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Courts / Law

Hospitals Challenge AHCA over Immigrant Emergency Care

A coalition of hospitals from across the state has launched a legal challenge against the Florida Agency for Health Care Administration in a long-running dispute about payments for emergency care provided to undocumented immigrants. The challenge, filed last week in the state Division of Administrative Hearings, involves the extent of emergency care that should be covered for undocumented immigrants through the Medicaid program. The hospitals contend that AHCA overstepped its legal authority in placing a limit on when payments should end. In the past, payments were made when emergency services were considered "medically necessary," according to the legal challenge. But in 2010, AHCA began using a more-restrictive standard that said payments would be made until patients are "stabilized." An administrative law judge in 2012 ruled in favor of hospitals that argued AHCA made the changes without going through a required rule-making process. The new challenge alleges, in part, that AHCA has substituted a standard that limits payments to the point of "alleviation" instead of stabilization. It contends that AHCA did not go through the proper rule-making process. Administrative Law Judge John D.C. Newton on Tuesday scheduled a hearing in the case for Nov. 12 and Nov. 13. The hospitals filing the challenge are from across the southern part of the state and the Tampa Bay area and include such major industry players as Lee Memorial Health System, the South Broward Hospital District, the North Broward Hospital District and hospitals in the Tenet Healthcare chain.


An Orange County judge Tuesday cleared former state Rep. Chris Dorworth, R-Lake Mary, of a misdemeanor charge of violating the state's Sunshine Law, the Orlando Sentinel reported. Dorworth, who lost a re-election bid in 2012 after being in line to become House speaker, was charged as part of a broader investigation into the Orlando-Orange County Expressway Authority. He was accused of improperly acting as a conduit for information between two board members who were involved in a plot to replace the authority's then-director, Max Crumit, according to the Sentinel. The Sunshine Law requires board members to discuss business in public meetings, rather than in private. But Judge Tanya Davis Wilson said Dorworth's First Amendment rights were violated by the misdemeanor charge. "A private citizen has a protected constitutional right to communicate with public officials or members of a public body about matters that may come before that body," Wilson wrote, according to the Sentinel.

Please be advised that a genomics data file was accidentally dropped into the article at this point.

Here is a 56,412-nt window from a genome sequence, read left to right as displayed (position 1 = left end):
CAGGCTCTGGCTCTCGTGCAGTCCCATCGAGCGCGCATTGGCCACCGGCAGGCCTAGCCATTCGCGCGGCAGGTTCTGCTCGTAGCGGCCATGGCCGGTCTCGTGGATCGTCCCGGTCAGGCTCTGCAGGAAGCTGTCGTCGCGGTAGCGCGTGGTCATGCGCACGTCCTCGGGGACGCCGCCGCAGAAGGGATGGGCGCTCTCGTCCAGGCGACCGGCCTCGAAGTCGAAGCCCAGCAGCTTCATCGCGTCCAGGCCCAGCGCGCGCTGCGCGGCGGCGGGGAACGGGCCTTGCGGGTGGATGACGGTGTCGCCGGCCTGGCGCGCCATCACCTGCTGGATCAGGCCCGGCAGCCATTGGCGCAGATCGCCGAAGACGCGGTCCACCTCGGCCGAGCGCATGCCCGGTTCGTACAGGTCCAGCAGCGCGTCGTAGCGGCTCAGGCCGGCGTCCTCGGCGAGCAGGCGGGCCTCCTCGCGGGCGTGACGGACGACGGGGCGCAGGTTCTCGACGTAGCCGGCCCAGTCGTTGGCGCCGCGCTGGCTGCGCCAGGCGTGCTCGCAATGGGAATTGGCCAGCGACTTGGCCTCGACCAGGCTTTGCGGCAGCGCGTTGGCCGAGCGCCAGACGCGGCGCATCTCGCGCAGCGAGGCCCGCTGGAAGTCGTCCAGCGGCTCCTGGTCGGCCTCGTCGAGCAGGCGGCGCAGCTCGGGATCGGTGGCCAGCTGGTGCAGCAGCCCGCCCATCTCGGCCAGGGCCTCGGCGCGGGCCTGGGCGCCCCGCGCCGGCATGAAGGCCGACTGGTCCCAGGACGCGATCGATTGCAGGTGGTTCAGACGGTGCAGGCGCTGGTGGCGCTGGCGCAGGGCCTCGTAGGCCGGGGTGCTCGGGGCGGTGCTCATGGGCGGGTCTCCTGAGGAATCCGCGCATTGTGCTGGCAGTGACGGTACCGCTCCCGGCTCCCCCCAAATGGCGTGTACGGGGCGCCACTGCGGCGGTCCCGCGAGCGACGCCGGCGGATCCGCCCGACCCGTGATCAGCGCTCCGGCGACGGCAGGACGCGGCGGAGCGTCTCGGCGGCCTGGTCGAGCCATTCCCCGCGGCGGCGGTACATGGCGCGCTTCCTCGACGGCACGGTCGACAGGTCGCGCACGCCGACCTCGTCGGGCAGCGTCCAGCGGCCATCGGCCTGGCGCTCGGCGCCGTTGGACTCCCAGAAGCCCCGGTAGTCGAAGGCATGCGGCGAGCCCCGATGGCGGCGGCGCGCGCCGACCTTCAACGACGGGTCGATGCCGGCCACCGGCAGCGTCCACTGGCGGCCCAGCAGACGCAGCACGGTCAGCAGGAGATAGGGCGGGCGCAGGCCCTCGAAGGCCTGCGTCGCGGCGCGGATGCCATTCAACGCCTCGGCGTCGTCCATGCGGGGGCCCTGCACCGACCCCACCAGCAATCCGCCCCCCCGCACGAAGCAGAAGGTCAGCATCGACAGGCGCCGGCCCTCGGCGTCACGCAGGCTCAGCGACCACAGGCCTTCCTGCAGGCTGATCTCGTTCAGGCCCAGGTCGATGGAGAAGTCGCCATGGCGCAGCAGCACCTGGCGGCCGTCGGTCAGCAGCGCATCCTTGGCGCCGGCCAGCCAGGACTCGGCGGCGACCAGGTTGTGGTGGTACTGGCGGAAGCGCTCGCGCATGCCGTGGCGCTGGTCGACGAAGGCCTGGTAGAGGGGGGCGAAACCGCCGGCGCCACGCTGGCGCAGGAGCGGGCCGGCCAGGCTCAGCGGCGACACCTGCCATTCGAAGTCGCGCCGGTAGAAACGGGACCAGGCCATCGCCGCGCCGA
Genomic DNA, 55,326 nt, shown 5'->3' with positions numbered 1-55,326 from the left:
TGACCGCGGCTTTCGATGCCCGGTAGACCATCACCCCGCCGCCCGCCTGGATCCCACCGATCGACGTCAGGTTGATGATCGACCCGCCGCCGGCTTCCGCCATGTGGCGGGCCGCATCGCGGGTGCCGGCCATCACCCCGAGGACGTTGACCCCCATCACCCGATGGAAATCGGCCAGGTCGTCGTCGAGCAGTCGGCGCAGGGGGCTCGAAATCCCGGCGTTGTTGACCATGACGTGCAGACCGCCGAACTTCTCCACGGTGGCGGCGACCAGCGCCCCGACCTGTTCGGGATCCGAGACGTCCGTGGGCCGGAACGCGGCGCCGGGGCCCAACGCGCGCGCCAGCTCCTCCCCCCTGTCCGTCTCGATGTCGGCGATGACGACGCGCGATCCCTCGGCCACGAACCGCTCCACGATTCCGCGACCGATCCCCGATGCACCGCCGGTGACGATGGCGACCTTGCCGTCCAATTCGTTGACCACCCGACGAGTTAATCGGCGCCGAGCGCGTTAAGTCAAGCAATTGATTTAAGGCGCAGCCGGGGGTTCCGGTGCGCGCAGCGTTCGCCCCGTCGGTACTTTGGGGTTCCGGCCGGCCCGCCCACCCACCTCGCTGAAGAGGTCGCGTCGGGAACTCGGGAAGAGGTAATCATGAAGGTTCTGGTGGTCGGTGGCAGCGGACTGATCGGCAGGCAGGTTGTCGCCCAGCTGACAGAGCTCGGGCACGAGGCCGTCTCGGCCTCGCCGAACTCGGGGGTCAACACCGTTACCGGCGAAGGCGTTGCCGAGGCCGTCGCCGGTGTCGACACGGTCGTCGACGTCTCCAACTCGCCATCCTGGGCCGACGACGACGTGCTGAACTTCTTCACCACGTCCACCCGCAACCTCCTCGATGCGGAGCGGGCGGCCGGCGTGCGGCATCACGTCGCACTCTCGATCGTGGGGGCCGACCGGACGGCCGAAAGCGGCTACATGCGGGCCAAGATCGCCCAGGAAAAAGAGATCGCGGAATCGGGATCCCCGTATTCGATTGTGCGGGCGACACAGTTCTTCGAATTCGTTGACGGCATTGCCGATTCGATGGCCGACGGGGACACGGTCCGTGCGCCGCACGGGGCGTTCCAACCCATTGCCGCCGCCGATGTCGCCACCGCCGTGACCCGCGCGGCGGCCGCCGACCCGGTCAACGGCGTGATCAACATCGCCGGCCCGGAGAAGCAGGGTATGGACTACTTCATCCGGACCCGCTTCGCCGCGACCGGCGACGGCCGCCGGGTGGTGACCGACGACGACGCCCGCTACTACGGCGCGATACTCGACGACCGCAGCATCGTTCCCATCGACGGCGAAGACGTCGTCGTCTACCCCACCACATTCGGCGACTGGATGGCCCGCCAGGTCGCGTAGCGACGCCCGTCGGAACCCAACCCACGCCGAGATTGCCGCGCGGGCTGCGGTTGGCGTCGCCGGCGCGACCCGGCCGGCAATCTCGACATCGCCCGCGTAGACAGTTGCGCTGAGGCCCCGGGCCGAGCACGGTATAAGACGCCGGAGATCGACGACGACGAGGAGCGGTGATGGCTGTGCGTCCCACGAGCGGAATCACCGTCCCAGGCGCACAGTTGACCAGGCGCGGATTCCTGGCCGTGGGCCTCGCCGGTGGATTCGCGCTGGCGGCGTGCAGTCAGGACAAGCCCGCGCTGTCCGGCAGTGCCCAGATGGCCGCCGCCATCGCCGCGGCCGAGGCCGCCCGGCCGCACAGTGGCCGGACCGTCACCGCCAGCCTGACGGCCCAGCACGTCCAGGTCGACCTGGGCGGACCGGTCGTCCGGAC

A political committee founded by California billionaire Tom Steyer sent another $2 million to Florida early this month as it tries to help defeat Republican Gov. Rick Scott, according to a finance report filed with the state Division of Elections. The NextGen Climate Action Committee made the contribution Oct. 8 to its Florida arm, known as "NextGen Climate Action Committee-Florida." In all, the Florida committee had raised $11.96 million as of Oct. 10, with all but $210,000 of that amount coming from the NextGen national committee. The Florida group also had spent $9,438,701, with money going to expenses such as advertising, mail pieces and grassroots efforts. Scott is one of a handful of politicians targeted for defeat this year by NextGen Climate Action because of his views on climate change. In the past, Scott has said he was not convinced climate change was man-made and was quoted as saying he is "not a scientist" when asked how he would handle the issue.


The head of the Florida School Boards Association is stepping down in February. Wayne Blanton, who will have served as executive director of the organization for 30 years when he retires and who worked for the association for 10 years before that, told The News Service of Florida on Tuesday that he's decided it's time. "Forty years is a long time to do the same thing," said Blanton, 68. He said he will continue working on education issues and will do some consulting work, but not full-time. "I'm retiring, but not disappearing," Blanton said. The association represents school boards before the Legislature, state agencies and the federal government.

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